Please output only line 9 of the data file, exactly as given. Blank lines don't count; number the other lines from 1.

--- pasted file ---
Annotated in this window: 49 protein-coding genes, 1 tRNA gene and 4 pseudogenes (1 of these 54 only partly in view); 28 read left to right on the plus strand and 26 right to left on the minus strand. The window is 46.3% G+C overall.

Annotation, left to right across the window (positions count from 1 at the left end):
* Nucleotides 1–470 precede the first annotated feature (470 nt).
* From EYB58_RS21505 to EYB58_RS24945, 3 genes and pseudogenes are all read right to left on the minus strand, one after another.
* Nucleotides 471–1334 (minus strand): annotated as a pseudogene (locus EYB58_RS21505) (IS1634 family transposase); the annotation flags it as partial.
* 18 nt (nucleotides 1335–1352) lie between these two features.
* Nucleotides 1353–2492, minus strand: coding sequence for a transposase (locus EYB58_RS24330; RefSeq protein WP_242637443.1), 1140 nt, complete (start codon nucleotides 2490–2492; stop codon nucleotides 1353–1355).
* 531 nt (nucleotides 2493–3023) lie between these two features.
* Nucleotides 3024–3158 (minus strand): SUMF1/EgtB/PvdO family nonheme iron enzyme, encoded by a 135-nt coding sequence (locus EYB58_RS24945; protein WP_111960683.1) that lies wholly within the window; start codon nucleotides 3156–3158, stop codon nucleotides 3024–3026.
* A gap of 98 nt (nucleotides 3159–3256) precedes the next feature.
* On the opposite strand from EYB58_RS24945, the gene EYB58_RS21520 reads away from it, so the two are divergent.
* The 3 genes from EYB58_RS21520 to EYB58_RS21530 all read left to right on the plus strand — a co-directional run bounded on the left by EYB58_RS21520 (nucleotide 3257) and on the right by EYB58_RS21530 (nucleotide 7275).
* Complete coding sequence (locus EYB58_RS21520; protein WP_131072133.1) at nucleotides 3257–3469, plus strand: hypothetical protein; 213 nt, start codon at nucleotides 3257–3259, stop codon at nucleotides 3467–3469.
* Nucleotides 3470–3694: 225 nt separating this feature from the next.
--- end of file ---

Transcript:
* Nucleotides 3024–3158 (minus strand): SUMF1/EgtB/PvdO family nonheme iron enzyme, encoded by a 135-nt coding sequence (locus EYB58_RS24945; protein WP_111960683.1) that lies wholly within the window; start codon nucleotides 3156–3158, stop codon nucleotides 3024–3026.